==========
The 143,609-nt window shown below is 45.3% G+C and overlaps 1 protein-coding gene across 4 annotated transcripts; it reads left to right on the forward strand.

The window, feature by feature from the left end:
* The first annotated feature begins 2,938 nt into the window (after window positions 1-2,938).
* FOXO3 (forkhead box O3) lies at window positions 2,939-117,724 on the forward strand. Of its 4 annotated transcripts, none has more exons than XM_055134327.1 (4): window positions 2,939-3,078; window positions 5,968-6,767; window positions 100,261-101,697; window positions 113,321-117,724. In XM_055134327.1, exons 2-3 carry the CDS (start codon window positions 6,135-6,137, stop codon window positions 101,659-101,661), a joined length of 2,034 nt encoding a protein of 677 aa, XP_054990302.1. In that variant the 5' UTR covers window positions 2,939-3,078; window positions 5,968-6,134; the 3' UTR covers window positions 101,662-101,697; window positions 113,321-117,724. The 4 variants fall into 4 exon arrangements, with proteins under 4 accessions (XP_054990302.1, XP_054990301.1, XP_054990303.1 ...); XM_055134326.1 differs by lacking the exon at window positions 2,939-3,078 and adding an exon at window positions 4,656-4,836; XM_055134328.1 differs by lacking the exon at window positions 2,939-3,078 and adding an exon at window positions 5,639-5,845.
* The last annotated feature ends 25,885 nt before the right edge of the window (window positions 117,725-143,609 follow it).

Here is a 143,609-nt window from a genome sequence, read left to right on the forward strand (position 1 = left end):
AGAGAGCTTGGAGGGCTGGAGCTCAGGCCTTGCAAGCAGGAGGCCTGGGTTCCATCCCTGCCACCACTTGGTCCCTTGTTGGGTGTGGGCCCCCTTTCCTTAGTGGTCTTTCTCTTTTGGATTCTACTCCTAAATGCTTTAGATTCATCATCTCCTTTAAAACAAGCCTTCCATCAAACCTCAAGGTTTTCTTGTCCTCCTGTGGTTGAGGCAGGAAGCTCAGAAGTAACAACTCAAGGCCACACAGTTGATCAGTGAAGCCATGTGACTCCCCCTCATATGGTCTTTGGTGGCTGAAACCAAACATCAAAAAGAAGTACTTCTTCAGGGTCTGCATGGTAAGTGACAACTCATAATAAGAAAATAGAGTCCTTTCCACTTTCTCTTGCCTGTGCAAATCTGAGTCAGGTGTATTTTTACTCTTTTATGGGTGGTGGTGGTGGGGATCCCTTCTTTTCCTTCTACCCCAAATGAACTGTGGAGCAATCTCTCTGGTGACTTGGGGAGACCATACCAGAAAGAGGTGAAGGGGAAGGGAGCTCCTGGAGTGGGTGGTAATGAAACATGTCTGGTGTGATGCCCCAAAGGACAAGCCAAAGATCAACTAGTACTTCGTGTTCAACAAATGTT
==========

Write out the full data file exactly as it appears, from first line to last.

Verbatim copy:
The 143,609-nt window shown below is 45.3% G+C and overlaps 1 protein-coding gene across 4 annotated transcripts; it reads left to right on the forward strand.

The window, feature by feature from the left end:
* The first annotated feature begins 2,938 nt into the window (after window positions 1-2,938).
* FOXO3 (forkhead box O3) lies at window positions 2,939-117,724 on the forward strand. Of its 4 annotated transcripts, none has more exons than XM_055134327.1 (4): window positions 2,939-3,078; window positions 5,968-6,767; window positions 100,261-101,697; window positions 113,321-117,724. In XM_055134327.1, exons 2-3 carry the CDS (start codon window positions 6,135-6,137, stop codon window positions 101,659-101,661), a joined length of 2,034 nt encoding a protein of 677 aa, XP_054990302.1. In that variant the 5' UTR covers window positions 2,939-3,078; window positions 5,968-6,134; the 3' UTR covers window positions 101,662-101,697; window positions 113,321-117,724. The 4 variants fall into 4 exon arrangements, with proteins under 4 accessions (XP_054990302.1, XP_054990301.1, XP_054990303.1 ...); XM_055134326.1 differs by lacking the exon at window positions 2,939-3,078 and adding an exon at window positions 4,656-4,836; XM_055134328.1 differs by lacking the exon at window positions 2,939-3,078 and adding an exon at window positions 5,639-5,845.
* The last annotated feature ends 25,885 nt before the right edge of the window (window positions 117,725-143,609 follow it).

Here is a 143,609-nt window from a genome sequence, read left to right on the forward strand (position 1 = left end):
AGAGAGCTTGGAGGGCTGGAGCTCAGGCCTTGCAAGCAGGAGGCCTGGGTTCCATCCCTGCCACCACTTGGTCCCTTGTTGGGTGTGGGCCCCCTTTCCTTAGTGGTCTTTCTCTTTTGGATTCTACTCCTAAATGCTTTAGATTCATCATCTCCTTTAAAACAAGCCTTCCATCAAACCTCAAGGTTTTCTTGTCCTCCTGTGGTTGAGGCAGGAAGCTCAGAAGTAACAACTCAAGGCCACACAGTTGATCAGTGAAGCCATGTGACTCCCCCTCATATGGTCTTTGGTGGCTGAAACCAAACATCAAAAAGAAGTACTTCTTCAGGGTCTGCATGGTAAGTGACAACTCATAATAAGAAAATAGAGTCCTTTCCACTTTCTCTTGCCTGTGCAAATCTGAGTCAGGTGTATTTTTACTCTTTTATGGGTGGTGGTGGTGGGGATCCCTTCTTTTCCTTCTACCCCAAATGAACTGTGGAGCAATCTCTCTGGTGACTTGGGGAGACCATACCAGAAAGAGGTGAAGGGGAAGGGAGCTCCTGGAGTGGGTGGTAATGAAACATGTCTGGTGTGATGCCCCAAAGGACAAGCCAAAGATCAACTAGTACTTCGTGTTCAACAAATGTT